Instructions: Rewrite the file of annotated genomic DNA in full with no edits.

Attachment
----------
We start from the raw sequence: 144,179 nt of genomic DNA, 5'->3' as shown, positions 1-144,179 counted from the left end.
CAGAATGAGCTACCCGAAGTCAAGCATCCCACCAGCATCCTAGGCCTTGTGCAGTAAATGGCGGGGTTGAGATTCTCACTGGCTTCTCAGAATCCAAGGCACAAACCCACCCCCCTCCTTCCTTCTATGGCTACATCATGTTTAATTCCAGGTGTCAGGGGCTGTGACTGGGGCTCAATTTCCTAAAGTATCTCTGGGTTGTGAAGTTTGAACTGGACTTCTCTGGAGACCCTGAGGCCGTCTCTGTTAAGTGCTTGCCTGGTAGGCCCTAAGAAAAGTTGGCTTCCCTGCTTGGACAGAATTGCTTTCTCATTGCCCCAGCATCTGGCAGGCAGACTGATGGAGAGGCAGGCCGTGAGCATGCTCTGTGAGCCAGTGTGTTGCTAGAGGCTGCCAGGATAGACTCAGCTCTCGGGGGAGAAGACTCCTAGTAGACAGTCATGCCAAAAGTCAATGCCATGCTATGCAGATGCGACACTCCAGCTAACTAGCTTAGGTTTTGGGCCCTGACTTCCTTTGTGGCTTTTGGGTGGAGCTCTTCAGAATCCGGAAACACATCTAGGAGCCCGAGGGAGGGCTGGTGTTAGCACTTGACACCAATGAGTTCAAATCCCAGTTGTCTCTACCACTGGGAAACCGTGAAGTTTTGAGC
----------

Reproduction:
We start from the raw sequence: 144,179 nt of genomic DNA, 5'->3' as shown, positions 1-144,179 counted from the left end.
CAGAATGAGCTACCCGAAGTCAAGCATCCCACCAGCATCCTAGGCCTTGTGCAGTAAATGGCGGGGTTGAGATTCTCACTGGCTTCTCAGAATCCAAGGCACAAACCCACCCCCCTCCTTCCTTCTATGGCTACATCATGTTTAATTCCAGGTGTCAGGGGCTGTGACTGGGGCTCAATTTCCTAAAGTATCTCTGGGTTGTGAAGTTTGAACTGGACTTCTCTGGAGACCCTGAGGCCGTCTCTGTTAAGTGCTTGCCTGGTAGGCCCTAAGAAAAGTTGGCTTCCCTGCTTGGACAGAATTGCTTTCTCATTGCCCCAGCATCTGGCAGGCAGACTGATGGAGAGGCAGGCCGTGAGCATGCTCTGTGAGCCAGTGTGTTGCTAGAGGCTGCCAGGATAGACTCAGCTCTCGGGGGAGAAGACTCCTAGTAGACAGTCATGCCAAAAGTCAATGCCATGCTATGCAGATGCGACACTCCAGCTAACTAGCTTAGGTTTTGGGCCCTGACTTCCTTTGTGGCTTTTGGGTGGAGCTCTTCAGAATCCGGAAACACATCTAGGAGCCCGAGGGAGGGCTGGTGTTAGCACTTGACACCAATGAGTTCAAATCCCAGTTGTCTCTACCACTGGGAAACCGTGAAGTTTTGAGC